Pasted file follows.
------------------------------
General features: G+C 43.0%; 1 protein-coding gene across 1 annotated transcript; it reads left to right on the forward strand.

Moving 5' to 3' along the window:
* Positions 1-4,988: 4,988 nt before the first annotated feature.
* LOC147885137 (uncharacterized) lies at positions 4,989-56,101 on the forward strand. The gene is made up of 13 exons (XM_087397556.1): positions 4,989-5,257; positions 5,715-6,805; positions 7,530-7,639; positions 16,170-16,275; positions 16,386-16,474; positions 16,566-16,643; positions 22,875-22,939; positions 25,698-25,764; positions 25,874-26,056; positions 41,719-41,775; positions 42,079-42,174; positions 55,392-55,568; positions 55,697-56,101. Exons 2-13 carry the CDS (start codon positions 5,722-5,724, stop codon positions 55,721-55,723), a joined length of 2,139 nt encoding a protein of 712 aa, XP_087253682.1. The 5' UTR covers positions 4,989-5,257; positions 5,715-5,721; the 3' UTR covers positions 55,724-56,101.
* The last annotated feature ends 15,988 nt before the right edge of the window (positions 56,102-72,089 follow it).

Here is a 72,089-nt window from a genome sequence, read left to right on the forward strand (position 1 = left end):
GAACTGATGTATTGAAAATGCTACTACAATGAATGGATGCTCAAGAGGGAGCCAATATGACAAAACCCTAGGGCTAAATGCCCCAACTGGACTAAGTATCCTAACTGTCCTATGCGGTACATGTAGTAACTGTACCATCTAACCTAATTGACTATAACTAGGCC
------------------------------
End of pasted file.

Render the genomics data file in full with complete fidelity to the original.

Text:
General features: G+C 43.0%; 1 protein-coding gene across 1 annotated transcript; it reads left to right on the forward strand.

Moving 5' to 3' along the window:
* Positions 1-4,988: 4,988 nt before the first annotated feature.
* LOC147885137 (uncharacterized) lies at positions 4,989-56,101 on the forward strand. The gene is made up of 13 exons (XM_087397556.1): positions 4,989-5,257; positions 5,715-6,805; positions 7,530-7,639; positions 16,170-16,275; positions 16,386-16,474; positions 16,566-16,643; positions 22,875-22,939; positions 25,698-25,764; positions 25,874-26,056; positions 41,719-41,775; positions 42,079-42,174; positions 55,392-55,568; positions 55,697-56,101. Exons 2-13 carry the CDS (start codon positions 5,722-5,724, stop codon positions 55,721-55,723), a joined length of 2,139 nt encoding a protein of 712 aa, XP_087253682.1. The 5' UTR covers positions 4,989-5,257; positions 5,715-5,721; the 3' UTR covers positions 55,724-56,101.
* The last annotated feature ends 15,988 nt before the right edge of the window (positions 56,102-72,089 follow it).

Here is a 72,089-nt window from a genome sequence, read left to right on the forward strand (position 1 = left end):
GAACTGATGTATTGAAAATGCTACTACAATGAATGGATGCTCAAGAGGGAGCCAATATGACAAAACCCTAGGGCTAAATGCCCCAACTGGACTAAGTATCCTAACTGTCCTATGCGGTACATGTAGTAACTGTACCATCTAACCTAATTGACTATAACTAGGCC